But another reason one might think this movement has a longer history is the nature of its ambitions beyond the removal of these statues, though it is the issue of the statues, and allegations that the students involved wish to rewrite history to suit their sensitivities, that have attracted controversy, particularly in the British media. These larger ambitions of the movement – that is, to bring out into the open institutional racism in university life in South Africa and Britain, and to decolonise education – speak to concerns that many have had for a while. These concerns, by now, have a long itinerary, but they have been awaiting a forum for articulation.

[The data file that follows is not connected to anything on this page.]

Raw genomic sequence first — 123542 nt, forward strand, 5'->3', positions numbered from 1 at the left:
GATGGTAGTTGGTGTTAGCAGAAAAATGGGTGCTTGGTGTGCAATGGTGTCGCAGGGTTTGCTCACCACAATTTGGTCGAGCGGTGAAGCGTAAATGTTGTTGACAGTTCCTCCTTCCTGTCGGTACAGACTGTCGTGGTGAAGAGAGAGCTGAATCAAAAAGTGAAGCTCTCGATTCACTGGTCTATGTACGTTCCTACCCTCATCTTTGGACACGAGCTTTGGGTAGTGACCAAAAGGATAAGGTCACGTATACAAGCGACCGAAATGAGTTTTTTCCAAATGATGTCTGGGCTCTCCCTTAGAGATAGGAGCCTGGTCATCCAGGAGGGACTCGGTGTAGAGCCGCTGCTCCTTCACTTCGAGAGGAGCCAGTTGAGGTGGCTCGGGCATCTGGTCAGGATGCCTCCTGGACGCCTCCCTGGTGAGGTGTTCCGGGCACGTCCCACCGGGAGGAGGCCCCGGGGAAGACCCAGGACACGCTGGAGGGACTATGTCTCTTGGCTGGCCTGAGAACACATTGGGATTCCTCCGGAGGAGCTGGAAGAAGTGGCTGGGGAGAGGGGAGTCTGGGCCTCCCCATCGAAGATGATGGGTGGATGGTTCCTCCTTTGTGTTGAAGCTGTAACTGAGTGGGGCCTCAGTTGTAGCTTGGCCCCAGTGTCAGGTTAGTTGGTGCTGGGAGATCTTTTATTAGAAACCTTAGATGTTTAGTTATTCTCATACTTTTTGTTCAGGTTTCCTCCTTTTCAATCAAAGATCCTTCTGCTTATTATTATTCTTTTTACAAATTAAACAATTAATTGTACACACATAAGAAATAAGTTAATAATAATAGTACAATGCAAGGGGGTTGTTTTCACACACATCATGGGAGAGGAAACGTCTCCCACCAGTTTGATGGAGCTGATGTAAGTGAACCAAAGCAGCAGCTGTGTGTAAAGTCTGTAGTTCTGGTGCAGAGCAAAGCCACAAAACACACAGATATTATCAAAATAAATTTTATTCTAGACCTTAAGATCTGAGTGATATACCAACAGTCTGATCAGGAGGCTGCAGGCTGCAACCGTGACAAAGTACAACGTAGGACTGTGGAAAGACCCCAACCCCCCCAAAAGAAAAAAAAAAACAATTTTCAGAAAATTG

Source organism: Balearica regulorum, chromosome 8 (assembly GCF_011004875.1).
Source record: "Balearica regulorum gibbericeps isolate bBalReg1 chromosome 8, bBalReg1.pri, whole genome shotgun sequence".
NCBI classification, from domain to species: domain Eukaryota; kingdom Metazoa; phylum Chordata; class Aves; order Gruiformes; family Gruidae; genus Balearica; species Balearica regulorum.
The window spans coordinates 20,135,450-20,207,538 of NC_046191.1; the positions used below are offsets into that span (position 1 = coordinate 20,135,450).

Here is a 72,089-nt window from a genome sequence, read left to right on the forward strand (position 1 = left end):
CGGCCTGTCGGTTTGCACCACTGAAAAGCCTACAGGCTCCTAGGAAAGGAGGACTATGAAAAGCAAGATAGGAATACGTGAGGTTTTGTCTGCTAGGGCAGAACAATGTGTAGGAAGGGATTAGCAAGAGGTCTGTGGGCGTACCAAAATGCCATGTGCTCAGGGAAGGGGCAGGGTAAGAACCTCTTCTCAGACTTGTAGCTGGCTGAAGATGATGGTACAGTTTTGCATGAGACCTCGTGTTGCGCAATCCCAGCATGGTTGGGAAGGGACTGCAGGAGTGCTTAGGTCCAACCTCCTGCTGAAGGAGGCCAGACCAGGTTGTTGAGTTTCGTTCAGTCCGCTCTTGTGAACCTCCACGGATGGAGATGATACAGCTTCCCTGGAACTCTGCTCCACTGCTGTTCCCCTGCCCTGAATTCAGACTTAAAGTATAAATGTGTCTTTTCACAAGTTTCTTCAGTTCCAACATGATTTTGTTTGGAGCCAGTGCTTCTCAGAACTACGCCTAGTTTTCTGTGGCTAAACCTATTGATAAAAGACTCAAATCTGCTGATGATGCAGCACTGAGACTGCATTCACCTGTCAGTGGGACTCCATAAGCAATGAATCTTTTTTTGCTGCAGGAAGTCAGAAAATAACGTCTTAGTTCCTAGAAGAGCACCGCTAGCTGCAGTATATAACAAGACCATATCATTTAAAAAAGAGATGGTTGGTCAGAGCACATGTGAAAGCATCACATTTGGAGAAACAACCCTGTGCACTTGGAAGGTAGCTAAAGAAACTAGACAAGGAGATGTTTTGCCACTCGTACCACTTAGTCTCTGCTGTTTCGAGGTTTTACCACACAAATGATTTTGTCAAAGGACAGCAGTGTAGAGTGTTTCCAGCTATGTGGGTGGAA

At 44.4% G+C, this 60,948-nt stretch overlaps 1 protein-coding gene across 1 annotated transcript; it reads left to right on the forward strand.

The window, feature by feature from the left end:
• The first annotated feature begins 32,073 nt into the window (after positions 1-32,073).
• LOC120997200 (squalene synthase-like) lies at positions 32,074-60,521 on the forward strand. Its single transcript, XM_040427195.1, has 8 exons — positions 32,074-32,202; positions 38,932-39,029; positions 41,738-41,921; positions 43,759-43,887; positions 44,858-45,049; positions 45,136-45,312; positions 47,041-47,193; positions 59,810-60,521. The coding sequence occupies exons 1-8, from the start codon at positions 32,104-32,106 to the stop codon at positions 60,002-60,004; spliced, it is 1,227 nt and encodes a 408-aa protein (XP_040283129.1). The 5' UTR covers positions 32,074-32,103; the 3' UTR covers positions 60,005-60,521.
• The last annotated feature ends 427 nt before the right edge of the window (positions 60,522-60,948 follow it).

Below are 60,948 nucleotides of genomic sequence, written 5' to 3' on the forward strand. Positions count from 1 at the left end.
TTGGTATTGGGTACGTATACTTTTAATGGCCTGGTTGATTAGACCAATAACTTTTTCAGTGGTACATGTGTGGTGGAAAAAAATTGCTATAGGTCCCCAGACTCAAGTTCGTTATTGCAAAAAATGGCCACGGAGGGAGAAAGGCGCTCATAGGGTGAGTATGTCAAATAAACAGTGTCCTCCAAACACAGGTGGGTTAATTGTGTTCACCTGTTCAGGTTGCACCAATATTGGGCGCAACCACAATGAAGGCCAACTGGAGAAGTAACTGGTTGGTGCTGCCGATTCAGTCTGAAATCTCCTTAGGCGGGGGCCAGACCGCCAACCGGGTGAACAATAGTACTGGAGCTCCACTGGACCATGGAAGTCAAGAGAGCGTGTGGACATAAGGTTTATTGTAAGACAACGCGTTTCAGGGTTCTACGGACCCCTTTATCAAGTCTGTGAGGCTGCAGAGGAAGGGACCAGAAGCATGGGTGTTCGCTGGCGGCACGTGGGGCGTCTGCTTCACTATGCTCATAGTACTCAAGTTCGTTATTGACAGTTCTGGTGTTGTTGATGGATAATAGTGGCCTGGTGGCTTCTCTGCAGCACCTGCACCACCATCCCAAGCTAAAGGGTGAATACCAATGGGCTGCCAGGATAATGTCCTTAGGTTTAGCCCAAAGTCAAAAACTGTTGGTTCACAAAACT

Most of the controversy generated by the movement has revolved around the figure of Cecil Rhodes – but Rhodes himself is not really central to its aims. What is at issue is an ethos that gives space and even preeminence to such a figure, and hesitates to interrogate Rhodes’s legacy. That legacy does not merely include Rhodes’s financial bequests and their educational offshoots, like the Rhodes scholarships, but the vision embodied in his will, which called for: